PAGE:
Boston and The FreedomTrail

I wake up, expecting aches and pains, and am not disappointed. However, although my legs are shaky, I am pleased that my feet are sound – no blisters.

Robin cooks scrambled egg for breakfast and we drive into Boston. I am going to be staying at Victor and Lara’s tonight, so we have my luggage with me.

We arrive at Victor and Lara’s home in Harvard at about 11am. Victor is going to be busy today, but Lara is coming with us. We down to the visitor centre on Boston Common, and grab some maps.

Today we are going to walk Boston’s freedom trail, which is a city walk, marked by red bricks set in the sidewalk. We are not going to follow the trail exactly, but do the best bits. The first step is lunch, so we head through Faneuil Hall Marketplace to Quincy Market. This is an old market building, which has been restored and converted into a large food court. The whole market is not unlike Covent Garden in some respects. We all have clam chowder, which sets me up for the day.

We follow the trail past Paul Revere’s house, and up by the Old North Church and Copps Hill Burial Ground. We then walk north until we reach the water – the trail from there heads west and then north across the bridge. However that stretch of the trail is not particularly interesting, so instead we opt for a water taxi across the water.

View of Boston from Water TaxiView of USS Constitution from Water TaxiLara and Robin

The water taxi is inexpensive, and is a refreshing break from our walk, with a pleasant breeze. As we cross the water, we can look back and see the Boston skyline, with an interesting combination of old and new buildings. Ahead, we can see the USS Constitution – “Old Ironsides”.

USS Constitution, with unidentified tourist

Alas, we discover that tours of the ship are not available on Mondays, but we have a good look at it from a distance, and then head for the Constitution museum, which tells the story of the ship, and of the foundation of the US navy, dating back to times where merchant ships required protection from Barbary Corsairs.

Next, I am persuaded to head up to the Bunker Hill monument – my muscles complain that it is uphill again but thankfullly, Robin and Lara don’t want to ascend the monument itself. We listen to a park ranger give a very good talk on the monument – paradoxically, the Bunker Hill monument is not on Bunker Hill. The battle it commemorates is called the battle of Bunker Hill, but actually took place on Grebe Hill, the site of the monument. Furthermore, this American monument celebrates a battle won by the British, albeit at a great cost, in lives and morale.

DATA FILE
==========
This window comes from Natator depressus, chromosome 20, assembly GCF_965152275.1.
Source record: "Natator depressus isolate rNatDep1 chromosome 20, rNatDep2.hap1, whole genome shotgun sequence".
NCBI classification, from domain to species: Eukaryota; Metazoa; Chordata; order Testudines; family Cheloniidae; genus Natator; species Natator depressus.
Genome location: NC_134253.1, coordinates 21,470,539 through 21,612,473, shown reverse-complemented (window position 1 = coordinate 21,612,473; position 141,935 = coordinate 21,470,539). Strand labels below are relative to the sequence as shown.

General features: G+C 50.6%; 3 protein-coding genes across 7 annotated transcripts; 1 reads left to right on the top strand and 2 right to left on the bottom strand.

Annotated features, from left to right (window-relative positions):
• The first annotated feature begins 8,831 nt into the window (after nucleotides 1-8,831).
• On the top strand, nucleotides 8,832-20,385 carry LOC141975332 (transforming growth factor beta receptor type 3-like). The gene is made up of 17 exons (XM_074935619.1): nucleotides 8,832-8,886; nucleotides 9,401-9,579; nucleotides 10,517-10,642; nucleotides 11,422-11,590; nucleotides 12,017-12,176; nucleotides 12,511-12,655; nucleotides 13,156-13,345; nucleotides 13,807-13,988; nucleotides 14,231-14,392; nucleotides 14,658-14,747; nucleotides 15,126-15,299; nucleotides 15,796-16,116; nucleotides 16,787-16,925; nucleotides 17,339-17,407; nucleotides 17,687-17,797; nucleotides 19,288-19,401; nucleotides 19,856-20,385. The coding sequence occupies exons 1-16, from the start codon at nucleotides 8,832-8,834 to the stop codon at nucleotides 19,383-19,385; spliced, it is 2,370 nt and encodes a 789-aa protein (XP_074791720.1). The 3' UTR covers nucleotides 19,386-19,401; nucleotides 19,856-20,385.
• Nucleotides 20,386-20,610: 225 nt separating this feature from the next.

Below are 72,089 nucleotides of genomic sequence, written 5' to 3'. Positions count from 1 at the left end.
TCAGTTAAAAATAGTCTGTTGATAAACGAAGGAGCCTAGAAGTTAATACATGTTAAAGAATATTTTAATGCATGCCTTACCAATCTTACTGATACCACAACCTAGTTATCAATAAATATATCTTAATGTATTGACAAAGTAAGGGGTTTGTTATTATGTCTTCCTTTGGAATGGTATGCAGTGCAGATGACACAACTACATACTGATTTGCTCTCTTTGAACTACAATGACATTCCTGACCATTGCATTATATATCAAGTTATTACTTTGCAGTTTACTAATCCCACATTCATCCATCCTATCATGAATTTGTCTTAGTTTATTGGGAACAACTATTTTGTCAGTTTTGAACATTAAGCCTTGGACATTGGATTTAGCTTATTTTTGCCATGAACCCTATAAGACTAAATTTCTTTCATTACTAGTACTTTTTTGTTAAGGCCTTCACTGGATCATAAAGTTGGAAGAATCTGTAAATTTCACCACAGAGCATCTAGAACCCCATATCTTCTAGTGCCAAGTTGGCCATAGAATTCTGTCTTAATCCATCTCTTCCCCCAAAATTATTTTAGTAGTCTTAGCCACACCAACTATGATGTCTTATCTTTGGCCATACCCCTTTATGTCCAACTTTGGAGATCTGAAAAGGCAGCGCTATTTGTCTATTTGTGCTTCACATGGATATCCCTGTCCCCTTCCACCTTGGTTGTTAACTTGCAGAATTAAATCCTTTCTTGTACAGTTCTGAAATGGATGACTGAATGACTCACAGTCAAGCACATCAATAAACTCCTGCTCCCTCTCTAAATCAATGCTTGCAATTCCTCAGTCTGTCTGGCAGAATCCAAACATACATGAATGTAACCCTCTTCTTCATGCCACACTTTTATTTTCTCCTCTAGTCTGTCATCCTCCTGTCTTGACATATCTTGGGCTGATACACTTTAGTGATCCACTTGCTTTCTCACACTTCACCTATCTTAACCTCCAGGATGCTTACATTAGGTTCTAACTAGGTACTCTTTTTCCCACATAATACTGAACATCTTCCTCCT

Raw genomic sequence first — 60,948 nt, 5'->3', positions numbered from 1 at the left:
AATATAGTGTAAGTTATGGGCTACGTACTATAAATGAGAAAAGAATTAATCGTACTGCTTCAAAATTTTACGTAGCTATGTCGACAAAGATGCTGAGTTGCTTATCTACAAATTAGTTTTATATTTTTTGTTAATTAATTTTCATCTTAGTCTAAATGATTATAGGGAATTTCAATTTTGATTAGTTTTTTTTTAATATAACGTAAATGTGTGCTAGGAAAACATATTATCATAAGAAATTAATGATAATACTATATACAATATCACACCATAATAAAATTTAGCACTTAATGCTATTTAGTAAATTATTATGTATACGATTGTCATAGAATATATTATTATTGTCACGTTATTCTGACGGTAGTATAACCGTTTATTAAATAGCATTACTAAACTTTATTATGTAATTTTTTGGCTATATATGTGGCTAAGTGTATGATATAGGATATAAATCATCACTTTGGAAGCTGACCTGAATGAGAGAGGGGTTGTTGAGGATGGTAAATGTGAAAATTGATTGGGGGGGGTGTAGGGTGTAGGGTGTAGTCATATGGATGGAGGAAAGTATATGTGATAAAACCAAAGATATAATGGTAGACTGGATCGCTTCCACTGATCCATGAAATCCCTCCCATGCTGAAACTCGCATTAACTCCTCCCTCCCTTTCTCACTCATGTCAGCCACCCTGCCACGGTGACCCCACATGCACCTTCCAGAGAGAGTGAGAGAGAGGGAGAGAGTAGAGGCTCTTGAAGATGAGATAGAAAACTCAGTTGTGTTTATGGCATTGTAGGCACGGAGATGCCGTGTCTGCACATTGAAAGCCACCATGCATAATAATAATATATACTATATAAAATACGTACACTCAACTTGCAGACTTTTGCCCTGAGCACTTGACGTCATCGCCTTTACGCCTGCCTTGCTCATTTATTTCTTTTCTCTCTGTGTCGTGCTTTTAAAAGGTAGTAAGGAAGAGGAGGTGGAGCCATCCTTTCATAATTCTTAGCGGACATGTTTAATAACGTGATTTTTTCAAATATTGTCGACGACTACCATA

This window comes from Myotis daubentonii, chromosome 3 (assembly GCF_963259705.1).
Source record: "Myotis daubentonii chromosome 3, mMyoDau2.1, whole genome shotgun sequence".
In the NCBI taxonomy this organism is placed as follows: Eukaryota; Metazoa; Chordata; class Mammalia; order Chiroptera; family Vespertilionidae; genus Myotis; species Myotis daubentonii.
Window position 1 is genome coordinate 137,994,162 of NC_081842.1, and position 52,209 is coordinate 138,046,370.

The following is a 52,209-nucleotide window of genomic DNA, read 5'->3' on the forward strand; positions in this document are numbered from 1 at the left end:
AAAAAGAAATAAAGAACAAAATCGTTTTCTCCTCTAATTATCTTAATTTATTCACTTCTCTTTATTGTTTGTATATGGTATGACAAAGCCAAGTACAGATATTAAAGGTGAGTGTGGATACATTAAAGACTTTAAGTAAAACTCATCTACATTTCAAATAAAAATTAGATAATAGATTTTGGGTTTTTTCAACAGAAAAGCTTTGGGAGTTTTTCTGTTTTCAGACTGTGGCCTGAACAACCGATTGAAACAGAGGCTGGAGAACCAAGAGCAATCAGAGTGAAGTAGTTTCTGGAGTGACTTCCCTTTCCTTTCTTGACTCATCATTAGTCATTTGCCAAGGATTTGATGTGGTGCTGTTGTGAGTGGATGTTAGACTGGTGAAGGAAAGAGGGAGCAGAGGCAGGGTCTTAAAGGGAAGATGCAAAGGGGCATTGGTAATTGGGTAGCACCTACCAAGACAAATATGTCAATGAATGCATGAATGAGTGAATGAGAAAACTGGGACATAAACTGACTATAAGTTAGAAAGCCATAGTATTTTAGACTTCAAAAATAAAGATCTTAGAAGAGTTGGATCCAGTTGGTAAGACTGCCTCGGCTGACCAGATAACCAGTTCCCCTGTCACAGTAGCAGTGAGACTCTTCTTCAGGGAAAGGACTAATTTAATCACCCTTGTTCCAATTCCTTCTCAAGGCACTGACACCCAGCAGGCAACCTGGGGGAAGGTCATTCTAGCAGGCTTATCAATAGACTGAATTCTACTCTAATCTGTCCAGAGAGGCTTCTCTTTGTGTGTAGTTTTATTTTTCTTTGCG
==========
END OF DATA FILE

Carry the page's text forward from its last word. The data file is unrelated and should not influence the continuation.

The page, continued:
Weretrace our steps and catch a water taxi back, and after a wander round, make our way to the T station, and head back to Harvard.

As arranged, Jonathon joins us for the evening, and the five of us all head out for dinner. We decide to go for Mexican food again, which I enjoyed last night, but when we got there I also see New Orleans cuisine on the menu, so I opt for catfish cooked in a cream and shrimp sauce, served with jambolia. The food is perfect and we have a great time.

We return to Victor and Lara’s. Jonathon had earlier told us about a B-movie called “Cannibal Women of the Avocado Jungle”, and Victor has it on DVD. We settle down to watch this unbelivably bad, yet funny, movie. Jonathon leaves after a while, as he has seen it, and has too work in the morning. Robin stays until the end, and then we say goodbye and she heads home. I chat for a while longer to Victor and Lara, while using their local WiFi connection to catch up a bit on email and journal uploads, then go to bed.

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